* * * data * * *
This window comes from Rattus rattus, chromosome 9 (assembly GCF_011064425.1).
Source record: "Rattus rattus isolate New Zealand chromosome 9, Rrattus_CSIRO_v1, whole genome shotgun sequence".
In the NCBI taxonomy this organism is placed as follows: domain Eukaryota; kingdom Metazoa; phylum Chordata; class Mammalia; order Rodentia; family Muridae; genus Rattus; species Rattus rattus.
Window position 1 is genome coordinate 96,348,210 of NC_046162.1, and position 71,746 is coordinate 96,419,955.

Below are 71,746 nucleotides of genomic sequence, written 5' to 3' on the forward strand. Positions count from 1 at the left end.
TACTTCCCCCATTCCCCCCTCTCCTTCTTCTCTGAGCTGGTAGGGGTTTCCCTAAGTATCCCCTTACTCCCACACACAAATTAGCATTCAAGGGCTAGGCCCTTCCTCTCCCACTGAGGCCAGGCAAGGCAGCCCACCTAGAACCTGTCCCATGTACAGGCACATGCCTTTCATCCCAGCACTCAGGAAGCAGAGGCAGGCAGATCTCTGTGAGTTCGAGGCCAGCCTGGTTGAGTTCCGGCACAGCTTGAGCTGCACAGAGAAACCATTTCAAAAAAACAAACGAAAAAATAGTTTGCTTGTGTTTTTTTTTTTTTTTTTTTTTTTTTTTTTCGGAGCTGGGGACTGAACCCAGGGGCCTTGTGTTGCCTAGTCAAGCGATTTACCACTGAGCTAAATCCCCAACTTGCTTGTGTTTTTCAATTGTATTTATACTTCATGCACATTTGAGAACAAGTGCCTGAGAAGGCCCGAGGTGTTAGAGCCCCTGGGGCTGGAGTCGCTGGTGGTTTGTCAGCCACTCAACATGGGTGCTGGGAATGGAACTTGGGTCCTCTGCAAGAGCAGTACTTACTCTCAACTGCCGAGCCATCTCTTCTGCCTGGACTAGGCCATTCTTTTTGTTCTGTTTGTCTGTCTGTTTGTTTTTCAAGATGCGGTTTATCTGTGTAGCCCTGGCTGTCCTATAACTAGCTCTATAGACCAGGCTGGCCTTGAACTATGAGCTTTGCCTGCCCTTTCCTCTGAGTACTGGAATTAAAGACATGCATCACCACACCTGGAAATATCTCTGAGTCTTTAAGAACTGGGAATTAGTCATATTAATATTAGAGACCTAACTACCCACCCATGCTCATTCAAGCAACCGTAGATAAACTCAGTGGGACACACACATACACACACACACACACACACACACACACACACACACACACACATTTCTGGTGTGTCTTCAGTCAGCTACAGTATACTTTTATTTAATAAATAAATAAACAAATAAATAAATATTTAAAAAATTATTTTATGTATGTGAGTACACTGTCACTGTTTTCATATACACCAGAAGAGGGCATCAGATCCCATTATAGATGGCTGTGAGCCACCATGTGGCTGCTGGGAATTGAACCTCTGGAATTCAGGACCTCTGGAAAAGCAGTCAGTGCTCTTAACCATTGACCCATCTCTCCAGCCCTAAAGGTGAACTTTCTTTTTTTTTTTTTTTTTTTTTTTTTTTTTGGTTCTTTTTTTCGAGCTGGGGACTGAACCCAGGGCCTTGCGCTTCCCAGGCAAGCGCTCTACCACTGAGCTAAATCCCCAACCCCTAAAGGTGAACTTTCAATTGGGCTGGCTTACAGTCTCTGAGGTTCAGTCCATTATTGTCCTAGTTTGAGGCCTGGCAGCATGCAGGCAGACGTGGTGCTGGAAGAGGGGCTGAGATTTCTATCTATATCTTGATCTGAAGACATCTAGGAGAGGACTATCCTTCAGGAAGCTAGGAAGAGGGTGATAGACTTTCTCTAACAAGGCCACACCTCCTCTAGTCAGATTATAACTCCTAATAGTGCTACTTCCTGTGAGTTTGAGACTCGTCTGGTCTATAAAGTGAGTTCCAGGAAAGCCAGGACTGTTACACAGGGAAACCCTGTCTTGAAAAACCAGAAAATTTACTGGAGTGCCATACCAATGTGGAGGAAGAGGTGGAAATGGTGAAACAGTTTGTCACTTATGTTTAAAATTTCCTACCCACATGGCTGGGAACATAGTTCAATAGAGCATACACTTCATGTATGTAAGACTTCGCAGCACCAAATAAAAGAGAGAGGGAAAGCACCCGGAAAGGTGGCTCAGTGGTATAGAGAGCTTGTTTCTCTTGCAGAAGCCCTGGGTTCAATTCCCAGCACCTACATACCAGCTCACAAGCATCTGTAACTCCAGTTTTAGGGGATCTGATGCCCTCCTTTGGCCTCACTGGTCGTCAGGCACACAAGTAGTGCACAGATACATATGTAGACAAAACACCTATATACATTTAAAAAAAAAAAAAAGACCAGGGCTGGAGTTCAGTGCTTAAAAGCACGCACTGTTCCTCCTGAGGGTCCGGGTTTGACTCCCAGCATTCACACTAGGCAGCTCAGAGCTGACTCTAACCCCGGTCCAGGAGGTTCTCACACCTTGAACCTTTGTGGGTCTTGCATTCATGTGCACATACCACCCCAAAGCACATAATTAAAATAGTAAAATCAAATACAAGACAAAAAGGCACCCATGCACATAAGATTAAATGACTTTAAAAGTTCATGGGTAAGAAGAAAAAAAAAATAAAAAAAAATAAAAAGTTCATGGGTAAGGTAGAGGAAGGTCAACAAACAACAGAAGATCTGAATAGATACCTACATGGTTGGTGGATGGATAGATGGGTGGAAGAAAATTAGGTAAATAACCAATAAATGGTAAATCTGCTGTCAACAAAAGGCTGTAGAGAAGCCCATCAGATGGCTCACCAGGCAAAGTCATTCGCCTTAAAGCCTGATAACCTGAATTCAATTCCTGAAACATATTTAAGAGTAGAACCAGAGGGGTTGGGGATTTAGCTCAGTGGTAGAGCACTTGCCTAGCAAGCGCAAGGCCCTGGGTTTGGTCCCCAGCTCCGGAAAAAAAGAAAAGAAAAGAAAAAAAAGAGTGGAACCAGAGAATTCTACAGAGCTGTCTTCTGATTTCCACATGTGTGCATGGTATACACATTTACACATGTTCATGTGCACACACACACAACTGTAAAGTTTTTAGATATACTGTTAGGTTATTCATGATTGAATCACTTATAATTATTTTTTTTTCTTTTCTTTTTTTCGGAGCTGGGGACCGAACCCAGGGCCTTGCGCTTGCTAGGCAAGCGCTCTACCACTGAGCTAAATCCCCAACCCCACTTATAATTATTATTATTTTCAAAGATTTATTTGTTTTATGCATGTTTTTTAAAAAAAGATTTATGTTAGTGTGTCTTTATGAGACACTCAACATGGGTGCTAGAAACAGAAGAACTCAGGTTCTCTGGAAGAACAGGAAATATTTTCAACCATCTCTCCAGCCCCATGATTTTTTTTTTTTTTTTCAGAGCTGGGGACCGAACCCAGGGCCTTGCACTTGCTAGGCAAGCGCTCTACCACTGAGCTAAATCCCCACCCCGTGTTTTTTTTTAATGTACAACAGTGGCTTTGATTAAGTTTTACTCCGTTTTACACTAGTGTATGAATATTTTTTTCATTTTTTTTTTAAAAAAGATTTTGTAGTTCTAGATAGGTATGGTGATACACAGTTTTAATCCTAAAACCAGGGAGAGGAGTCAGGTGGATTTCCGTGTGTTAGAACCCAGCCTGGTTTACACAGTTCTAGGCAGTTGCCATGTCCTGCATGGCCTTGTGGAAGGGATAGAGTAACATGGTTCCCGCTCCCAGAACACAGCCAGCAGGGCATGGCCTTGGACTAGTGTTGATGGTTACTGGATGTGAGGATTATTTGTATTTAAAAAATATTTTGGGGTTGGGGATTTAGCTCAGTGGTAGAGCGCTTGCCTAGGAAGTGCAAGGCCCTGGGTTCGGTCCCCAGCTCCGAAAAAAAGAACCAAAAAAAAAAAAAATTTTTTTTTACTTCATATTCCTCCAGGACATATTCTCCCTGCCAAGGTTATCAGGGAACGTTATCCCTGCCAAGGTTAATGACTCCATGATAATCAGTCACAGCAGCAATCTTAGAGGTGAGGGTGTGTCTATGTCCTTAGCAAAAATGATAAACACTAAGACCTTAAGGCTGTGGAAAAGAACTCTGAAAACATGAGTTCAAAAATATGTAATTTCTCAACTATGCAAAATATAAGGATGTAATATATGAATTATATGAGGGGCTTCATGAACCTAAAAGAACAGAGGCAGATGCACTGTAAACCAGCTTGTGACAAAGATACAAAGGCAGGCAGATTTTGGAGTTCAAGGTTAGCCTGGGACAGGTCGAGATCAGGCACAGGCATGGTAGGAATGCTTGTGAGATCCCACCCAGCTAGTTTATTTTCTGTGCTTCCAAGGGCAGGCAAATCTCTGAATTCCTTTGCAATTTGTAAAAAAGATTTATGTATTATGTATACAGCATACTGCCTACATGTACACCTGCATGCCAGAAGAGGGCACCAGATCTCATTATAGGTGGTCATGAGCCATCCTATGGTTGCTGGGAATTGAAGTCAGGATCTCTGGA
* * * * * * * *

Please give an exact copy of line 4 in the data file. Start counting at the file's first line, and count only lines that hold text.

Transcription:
Window position 1 is genome coordinate 96,348,210 of NC_046162.1, and position 71,746 is coordinate 96,419,955.